Defining problems to find solutions through R&D

Defining problems to find solutions through R&D

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Sam Brown, CEO, LiveCorp.

Sam Brown, CEO, LiveCorp.

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COMMENT: The overarching objective of traditional research and development is to better understand key facets of an issue.

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Australia's rural research and development corporations (RDCs) are set up to be beacons for their industries - tackling issues where the solutions need to be shared for the greater good rather than owned by individuals.

LiveCorp's philosophy is to work in the areas of greatest risk.

It's not the most agreeable place to be, as investments may result in confronting findings or outcomes that don't have immediate, tangible benefits.

But it's vital in the long term for our levy payers and industry.

The overarching objective of traditional research and development (R&D) is to better understand key facets of an issue.

This is often achieved through multiple projects that address small parts of the overall problem.

Outsiders (and levy payers) can be critical of the traditional research pathway.

Wider involvement often tells you more about the problems - and at times this is essential to arrive at the right and most effective solution!

It's also why it may take several steps once R&D is completed before adoption drives the required change in management practices for sustainable improvement.

This is the approach we've taken many times.

For instance, our project to identify animal welfare indicators to monitor the livestock and the conditions and management practices on ships.

This involved working through a long list of possibilities to ensure the result was a concise set of practical measures which could be adopted immediately.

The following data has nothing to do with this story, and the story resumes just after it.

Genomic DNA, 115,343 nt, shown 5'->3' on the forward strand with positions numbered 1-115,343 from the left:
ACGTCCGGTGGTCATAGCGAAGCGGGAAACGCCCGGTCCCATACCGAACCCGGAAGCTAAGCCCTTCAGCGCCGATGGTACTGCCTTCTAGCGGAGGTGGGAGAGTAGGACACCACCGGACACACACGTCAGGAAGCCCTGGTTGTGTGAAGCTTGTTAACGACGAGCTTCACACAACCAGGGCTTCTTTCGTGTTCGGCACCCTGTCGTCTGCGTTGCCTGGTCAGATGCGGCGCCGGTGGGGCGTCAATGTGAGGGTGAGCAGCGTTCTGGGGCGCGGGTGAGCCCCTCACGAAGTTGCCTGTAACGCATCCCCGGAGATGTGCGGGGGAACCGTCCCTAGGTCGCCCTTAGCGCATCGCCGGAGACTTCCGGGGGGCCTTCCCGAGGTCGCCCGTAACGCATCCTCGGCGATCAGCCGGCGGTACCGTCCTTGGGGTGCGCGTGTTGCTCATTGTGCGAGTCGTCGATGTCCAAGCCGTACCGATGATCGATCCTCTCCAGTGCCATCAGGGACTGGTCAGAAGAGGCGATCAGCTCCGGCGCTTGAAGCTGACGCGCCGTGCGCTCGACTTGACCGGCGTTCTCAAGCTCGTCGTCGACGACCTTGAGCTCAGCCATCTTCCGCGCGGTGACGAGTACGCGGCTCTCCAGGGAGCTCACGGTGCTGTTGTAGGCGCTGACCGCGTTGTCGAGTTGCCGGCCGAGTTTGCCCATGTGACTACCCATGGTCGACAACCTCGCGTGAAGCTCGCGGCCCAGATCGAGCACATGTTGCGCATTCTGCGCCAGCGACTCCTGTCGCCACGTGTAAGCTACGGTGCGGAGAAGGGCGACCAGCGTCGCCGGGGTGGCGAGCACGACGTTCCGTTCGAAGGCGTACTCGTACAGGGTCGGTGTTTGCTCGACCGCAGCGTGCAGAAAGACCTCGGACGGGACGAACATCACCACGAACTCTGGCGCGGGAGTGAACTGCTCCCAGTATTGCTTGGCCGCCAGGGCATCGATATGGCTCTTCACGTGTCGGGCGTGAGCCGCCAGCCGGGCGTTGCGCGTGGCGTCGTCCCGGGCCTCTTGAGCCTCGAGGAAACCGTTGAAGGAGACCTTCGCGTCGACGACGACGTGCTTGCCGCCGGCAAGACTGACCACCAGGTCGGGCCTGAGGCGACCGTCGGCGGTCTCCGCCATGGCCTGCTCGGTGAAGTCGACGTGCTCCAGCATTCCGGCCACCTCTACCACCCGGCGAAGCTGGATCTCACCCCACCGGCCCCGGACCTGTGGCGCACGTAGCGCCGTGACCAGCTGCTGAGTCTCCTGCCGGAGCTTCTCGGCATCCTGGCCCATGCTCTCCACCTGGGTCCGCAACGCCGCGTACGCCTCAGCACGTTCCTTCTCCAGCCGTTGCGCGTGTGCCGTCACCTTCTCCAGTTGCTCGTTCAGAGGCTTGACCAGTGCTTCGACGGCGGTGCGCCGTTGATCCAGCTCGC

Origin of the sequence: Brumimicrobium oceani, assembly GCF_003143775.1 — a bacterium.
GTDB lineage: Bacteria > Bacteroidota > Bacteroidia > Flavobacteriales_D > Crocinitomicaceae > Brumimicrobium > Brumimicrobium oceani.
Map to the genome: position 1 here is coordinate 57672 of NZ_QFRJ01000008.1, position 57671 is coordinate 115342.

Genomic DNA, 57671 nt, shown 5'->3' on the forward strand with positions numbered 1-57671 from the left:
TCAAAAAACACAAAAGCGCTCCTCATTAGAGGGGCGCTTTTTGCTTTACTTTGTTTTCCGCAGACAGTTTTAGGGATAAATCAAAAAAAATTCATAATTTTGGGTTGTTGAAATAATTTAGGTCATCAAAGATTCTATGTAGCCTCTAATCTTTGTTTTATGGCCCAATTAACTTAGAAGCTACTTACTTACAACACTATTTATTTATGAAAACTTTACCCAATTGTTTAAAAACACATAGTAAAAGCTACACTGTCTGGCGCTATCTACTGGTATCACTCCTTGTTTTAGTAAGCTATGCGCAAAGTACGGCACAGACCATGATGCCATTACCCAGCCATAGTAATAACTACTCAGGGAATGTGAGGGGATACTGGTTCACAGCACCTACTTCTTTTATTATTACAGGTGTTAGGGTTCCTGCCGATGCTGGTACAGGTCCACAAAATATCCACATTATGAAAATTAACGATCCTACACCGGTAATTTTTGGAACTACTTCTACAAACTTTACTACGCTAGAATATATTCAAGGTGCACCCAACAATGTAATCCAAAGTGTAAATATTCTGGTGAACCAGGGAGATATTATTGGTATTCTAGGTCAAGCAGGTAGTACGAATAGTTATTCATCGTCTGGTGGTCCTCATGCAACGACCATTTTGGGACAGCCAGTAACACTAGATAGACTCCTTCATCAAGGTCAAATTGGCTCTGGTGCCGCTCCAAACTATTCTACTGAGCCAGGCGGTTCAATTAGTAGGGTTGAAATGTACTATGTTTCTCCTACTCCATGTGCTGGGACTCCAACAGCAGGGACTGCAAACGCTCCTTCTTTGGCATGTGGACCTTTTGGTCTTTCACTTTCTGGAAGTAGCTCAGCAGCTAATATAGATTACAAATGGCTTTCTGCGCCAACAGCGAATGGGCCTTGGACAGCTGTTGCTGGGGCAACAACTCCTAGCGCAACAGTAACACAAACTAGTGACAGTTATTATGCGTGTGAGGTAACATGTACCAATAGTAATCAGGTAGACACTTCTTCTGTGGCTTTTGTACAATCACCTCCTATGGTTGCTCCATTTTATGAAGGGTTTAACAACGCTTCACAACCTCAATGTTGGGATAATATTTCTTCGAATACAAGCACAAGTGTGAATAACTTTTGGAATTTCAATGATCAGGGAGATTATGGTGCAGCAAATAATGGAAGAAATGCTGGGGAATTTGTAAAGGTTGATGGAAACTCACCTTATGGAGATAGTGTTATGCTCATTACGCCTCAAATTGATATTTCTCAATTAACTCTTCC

The challenge has always been the time it takes to see results when replicating trials and analysing masses of data points.

In recent years, there's been increasing use of newer and faster pathways, where we skip many traditional steps and jump straight to competing solutions - the approach of Open Innovation.

We often ask "would you rather know your problem and not have a solution, or have a solution and look for the best problems that it can solve?"

We've realised that, after many years at it, we've developed unique skills in listening to stakeholder problems and then describing and defining them.

These skills have allowed us to partner with Open Innovation agencies to undertake global technology scouts.

In many ways, it's adoption happening before your eyes, as existing technologies used in other applications are adapted and put to the test within our environment.

We've been able to fast-track the discovery process in key areas with this approach, using a global search to identify technology able to help address the risk of heat stress on ships.

One of the potential solutions was installing dehumidification units, which we trialed on a ship in the Middle East in the heat of summer.

While it proved the tech doesn't yet have the capacity the industry is looking for, it succeeded in providing enormous amounts of data to inform further work.

We now know what success looks like here - and where the technology needs to improve to be a solution.

Another technology from that search was trialed successfully last month.

Connectivity on ships has been one of the industry's big challenges, and for a very low cost, we've been able to adapt and prove technology that was developed to monitor personal safety devices for people working in the off-shore oil and gas industry.

Every industry is looking for ways to do things better, and finding them fast is attractive, however, R&D is always going to need a mix of pathways.

We have to challenge ourselves - and be open to challenge from others - to clearly define the problems we're trying to solve, our options for addressing them, and why we're choosing particular methods for each one.

Looking for analogous problems and their solutions in other industries is one way that we support traditional R&D and fast-track industry towards effective solutions.

Having the resources and capacity to extend our reach to evaluate technology from other fields is something we have focused on alongside managing a traditional R&D program.

By doing that, we can modernise our systems and continue to provide benefits to our industry as well as the wider community, in the most efficient and effective way possible.

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